The exhibition offers some serious information about sugar-refining techniques and sugar trade routes, as well as a display of the Berleys’ collection of candymaking machinery and molds. But the kid inside me wanted to don apron and cap in the faux candy kitchen that’s meant for actual children.
Back in Old City, I continued my sweet “research” at the fountain, which serves house-made ice cream and such traditional favorites as egg creams. Shane, which sells a limited number of items in the museum shop, is worth a stop for its old-time atmosphere alone.
Living just a few blocks from the city’s most famous cheesesteak stands — Passyunk Avenue rivals Pat’s and Geno’s — I often bump into hungry-looking tourists trying to find these temples of onions and grease.
My advice is to skip the overrated sandwich in favor of a classic roast beef or roast pork accessorized with long hot peppers, broccoli rabe and/or sharp provolone at Stogie Joe’s, a local tavern also on Passyunk. Or pop over to the nearby Italian Market, a colorful traditional stall market, to a hole-in-the-wall sandwich shop called Paesano’s. My favorites there include the Paesano, a messy but delicious combination of beef brisket, horseradish mayo, roasted tomatoes, pepperoncino and sharp provolone, topped with a fried egg.
Across the street from Pat’s and Geno’s in the former Satellite Auto Body is a new beer-focused bar, Garage. It’s no-frills — the roll-up door from its former incarnation is still in place — but offers some 200 canned brews, as well as skeeball, pinball and a pool table. For entertainment on a quirkier scale, I might pop into the nearby Ray’s Happy Birthday Bar for its boisterous karaoke, cheap drinks and smoky atmosphere. (The bar has an exemption from the city’s smoking ban.)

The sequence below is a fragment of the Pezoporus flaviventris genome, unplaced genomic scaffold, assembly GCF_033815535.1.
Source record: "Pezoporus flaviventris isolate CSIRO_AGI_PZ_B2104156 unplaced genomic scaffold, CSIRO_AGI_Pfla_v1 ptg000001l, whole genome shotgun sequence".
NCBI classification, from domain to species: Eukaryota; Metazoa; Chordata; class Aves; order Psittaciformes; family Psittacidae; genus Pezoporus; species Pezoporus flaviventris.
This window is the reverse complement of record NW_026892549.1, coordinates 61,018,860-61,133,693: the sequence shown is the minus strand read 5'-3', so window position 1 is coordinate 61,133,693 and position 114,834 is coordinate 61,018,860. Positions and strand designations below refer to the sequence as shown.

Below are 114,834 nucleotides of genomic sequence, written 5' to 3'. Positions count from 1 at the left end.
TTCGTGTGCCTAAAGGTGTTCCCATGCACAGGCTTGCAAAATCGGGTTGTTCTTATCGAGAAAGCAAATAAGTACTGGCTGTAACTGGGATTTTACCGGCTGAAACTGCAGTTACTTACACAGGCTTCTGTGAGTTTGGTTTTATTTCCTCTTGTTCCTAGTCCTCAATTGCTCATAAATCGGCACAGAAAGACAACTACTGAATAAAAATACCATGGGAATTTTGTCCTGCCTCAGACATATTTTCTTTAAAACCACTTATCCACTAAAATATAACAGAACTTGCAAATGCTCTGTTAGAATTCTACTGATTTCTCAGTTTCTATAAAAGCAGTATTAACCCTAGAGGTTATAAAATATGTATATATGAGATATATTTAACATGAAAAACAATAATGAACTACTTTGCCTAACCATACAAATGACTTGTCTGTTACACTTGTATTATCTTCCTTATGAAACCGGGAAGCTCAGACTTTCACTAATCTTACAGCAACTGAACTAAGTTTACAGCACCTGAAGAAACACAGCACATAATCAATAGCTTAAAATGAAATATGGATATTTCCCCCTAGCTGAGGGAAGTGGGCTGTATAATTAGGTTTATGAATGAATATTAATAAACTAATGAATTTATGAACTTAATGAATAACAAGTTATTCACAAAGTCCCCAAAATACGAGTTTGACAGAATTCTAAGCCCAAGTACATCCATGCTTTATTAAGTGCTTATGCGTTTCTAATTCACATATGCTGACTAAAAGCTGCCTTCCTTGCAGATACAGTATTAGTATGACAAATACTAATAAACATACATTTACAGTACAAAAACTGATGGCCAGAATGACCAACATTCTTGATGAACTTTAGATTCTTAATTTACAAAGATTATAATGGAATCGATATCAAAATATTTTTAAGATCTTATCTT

The Avenue, as locals call it, is now a happening retail and restaurant district, with vintage and other boutiques and upscale restaurants complementing its traditional school-uniform shops, pizza joints and cheese shops. But one of my go-to BYOB spots usually looks shut down. Open only for dinner on weekends, the cash-only Mr. Martino’s Trattoria is like visiting someone’s antique-filled home, and the food is prepped with equal care. I always bring a bottle or two of red and plan to settle in for a leisurely evening of polenta and sausage, pasta fagiole, tiramisu and other home-style dishes.
On the way from my rowhouse to the Italian Market, I pass another quirky gem tucked inside a former church rectory. The Mario Lanza Institute and Museum pays homage to a local son and opera singer who was a crossover star decades before the Three Tenors and Josh Groban. Born in 1921, Lanza was touted as the next Enrico Caruso and became an unlikely MGM heartthrob before dying (operatically) at age 38. The free museum is carefully maintained by some remaining devotees, who celebrate his life via posters, photos, costumes and other memorabilia.
One of my regular destinations of late isn’t really hidden, but soon will disappear for good. The Pennsylvania Horticultural Society, which organizes the city’s popular Flower Show each March, has created a pop-up beer garden on a vacant lot on Broad Street in Center City, across from the Kimmel Center for the Performing Arts.
I can’t get enough of this playground for adults, which is stocked with mature trees, picnic tables, vintage lawn chairs and shipping pallets refashioned as lounges. The garden serves a limited selection of draft beers, margaritas and light fare, but there’s no purchase required to enjoy the space, which is slated to shut down in mid-October.
Next year, though, promises another pop-up at a different location — and more opportunities to explore Philadelphia’s hidden side.
DiGiacomo is the Philadelphia dining writer for Gayot.com and co-founder of TheCityTraveler.com.